What are the challenges and risks in ensuring pallet stability? And how do businesses ensure they’re sending out products securely and safely?
In this in-depth video podcast Robert McEwan, MorsaPack’s Managing Director, looks at this important area of packaging and product safety. He advises on why getting pallet stability right is essential – for safety, primarily, as well as for the environment, and a company’s finances and reputation. He also offers advice on how to not risk underestimating nor overcompensating when packaging products for shipments, and outlines who is responsible for correct execution and delivery of pallet stability.
Alternatively, read a full transcript of this discussion below:
Katie Upton (Interviewer): So, we’ve touched on stability of products and pallet stability, so if we talk about that in a bit more detail, if we go with the big question, what are the biggest challenges in ensuring pallet stability?
Robert McEwan: The first principle of wrapping a pallet is to make sure that the product stays on the pallet. It’s actually a very, very good question, because we did an exhibition, the CHEMUK exhibition recently, and I reckon that over the two days I had probably about 30 conversations over two days with companies that basically said they didn’t know that they were sending out a pallet that was stable and was able to get to the destination safely.
Katie Upton: So, they were just hoping for the best?
Robert McEwan: Yeah.
Katie Upton: What are the risks associated with that?
Robert McEwan: The risks are massive, aren’t they? Just take chemicals, the risk of a drum of chemicals falling off the back of a truck is scary. I think the data is that there were 1,000 deaths last year in Europe alone that was caused by something falling off the back of a truck, yet we’ve got a culture that is very much aimed at price. Even within our own industry we see a push for the lowest price per kilo of film, where I believe the push should be about stability of pallets.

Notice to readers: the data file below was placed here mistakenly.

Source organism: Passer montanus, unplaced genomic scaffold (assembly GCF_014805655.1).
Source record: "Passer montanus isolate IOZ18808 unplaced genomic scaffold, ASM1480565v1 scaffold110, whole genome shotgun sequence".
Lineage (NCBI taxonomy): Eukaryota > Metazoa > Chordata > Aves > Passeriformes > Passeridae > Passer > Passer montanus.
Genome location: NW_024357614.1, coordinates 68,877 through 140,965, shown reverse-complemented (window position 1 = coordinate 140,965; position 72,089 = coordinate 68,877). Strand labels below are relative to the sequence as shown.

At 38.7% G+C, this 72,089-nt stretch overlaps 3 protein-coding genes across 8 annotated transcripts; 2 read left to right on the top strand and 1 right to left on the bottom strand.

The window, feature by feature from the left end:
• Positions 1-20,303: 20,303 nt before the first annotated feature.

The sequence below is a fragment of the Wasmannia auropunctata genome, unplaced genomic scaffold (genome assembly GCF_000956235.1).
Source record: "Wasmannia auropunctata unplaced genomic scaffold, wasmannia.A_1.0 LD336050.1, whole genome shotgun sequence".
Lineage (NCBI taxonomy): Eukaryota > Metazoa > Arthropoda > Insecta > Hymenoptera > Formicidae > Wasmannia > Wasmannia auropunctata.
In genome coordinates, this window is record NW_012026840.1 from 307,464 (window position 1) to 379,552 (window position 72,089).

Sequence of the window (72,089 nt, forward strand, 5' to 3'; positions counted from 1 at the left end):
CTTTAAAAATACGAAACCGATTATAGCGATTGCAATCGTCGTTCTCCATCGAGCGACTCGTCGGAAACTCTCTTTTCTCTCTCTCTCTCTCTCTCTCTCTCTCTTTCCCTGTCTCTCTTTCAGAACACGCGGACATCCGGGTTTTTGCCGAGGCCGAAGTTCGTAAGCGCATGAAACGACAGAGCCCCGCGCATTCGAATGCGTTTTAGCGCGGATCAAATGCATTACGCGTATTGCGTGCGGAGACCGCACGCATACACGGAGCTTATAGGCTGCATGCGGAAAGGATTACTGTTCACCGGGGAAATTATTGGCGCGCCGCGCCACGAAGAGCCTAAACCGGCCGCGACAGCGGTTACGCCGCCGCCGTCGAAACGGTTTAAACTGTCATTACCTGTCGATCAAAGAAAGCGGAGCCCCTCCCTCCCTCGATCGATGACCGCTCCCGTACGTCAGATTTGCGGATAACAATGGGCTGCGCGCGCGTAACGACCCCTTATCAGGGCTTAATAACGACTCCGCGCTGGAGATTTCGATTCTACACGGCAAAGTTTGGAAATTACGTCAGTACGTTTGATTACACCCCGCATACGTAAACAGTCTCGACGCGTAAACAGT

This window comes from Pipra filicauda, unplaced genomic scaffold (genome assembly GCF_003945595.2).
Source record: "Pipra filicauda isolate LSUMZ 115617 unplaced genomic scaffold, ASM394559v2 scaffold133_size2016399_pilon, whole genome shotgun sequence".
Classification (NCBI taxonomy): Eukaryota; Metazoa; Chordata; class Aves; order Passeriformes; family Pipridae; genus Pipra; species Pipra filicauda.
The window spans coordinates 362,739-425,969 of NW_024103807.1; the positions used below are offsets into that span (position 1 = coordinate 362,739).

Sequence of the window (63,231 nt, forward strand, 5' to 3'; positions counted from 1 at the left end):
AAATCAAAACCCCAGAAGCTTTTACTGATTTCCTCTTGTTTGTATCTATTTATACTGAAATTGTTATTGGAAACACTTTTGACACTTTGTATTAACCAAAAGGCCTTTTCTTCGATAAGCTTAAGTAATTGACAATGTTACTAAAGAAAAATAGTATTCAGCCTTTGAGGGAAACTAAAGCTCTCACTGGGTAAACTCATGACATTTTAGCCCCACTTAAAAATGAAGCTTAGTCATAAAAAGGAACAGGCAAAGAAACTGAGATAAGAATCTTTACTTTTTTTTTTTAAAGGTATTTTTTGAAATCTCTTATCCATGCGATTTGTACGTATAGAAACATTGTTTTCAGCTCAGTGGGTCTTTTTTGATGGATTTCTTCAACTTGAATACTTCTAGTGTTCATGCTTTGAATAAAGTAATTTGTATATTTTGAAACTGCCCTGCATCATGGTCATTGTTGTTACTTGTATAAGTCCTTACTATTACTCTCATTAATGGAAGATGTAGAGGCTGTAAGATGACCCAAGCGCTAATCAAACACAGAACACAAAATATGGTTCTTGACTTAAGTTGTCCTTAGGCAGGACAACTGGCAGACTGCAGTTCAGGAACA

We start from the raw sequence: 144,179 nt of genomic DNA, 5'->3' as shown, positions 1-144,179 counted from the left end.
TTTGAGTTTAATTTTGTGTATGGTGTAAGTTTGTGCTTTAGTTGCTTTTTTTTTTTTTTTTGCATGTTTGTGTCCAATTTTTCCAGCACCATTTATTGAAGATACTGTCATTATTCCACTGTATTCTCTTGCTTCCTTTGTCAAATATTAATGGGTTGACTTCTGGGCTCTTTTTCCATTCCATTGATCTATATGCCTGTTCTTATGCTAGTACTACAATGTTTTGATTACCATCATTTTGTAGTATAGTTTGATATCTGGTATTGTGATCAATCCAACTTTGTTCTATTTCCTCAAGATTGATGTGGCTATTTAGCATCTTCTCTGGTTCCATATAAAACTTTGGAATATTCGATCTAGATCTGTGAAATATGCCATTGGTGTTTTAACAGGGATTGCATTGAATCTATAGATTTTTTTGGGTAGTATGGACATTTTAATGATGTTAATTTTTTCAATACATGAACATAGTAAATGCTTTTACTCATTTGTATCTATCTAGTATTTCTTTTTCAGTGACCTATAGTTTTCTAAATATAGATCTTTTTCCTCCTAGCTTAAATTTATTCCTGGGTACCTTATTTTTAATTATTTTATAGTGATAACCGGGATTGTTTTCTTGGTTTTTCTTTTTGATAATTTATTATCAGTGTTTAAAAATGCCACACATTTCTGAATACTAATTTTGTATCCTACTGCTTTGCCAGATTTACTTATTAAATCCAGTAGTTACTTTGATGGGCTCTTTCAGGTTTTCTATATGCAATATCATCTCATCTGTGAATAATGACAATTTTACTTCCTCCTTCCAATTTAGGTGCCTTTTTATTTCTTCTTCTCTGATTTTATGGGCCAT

Katie Upton: And stability of pallets presumably means security of pallets?
Robert McEwan: Yes. If I’m sending a pallet out on the back of a truck, I need to be confident that that product is going to get to the customer without damage. Again, the data is quite scary because I think the data shows that 4% of products that’s dispatched in Europe ends up damaged before it gets to the customer. So, if you just think of the amount of money that people are spending, what is it, billions a day, 4% of it is damaged.
Katie Upton: So, there’s cost implications to that?
Robert McEwan: There’s huge cost implications to it.
Katie Upton: Probably environmental as well?
Robert McEwan: Well, it’s not very sustainable is it if you’ve got to resend products out or repack products, it’s all part of the whole sustainability thing.
Katie Upton: And there is reputational damage.
Robert McEwan: Reputational damage and there’s…and the costs that has to be paid for by somebody. Okay, in some instances insurance probably covers it but it’s not quite so straightforward as all that is it? So if you go back to the issues as far as stability I think one of the biggest issues is that it’s very difficult to know. Yes, if you have a problem where a pallet falls over you can then make adjustments within your processes to make sure that doesn’t happen again. But what happens then is that people compensate for the possibility that something may happen. So if you’ve got 4% of your products are being damaged it wouldn’t surprise me if we go off Pareto rule that 80% of the rest of it you’re putting too much packaging on and there’s probably only a very small percentage that is actually being packaged effectively and efficiently. That’s when the experience of companies like ours really comes into its own because the knowledge of the product, as in the pallet wrap and the machinery that’s used to apply it and the understanding of how products travel in transit and what the environment is then becomes critical in how we specify what your wrap patterns are and what film you should use.
Katie Upton: So, what are the key questions that people might ask or that you might take people through for them to figure out what the solution is for their pallet stability?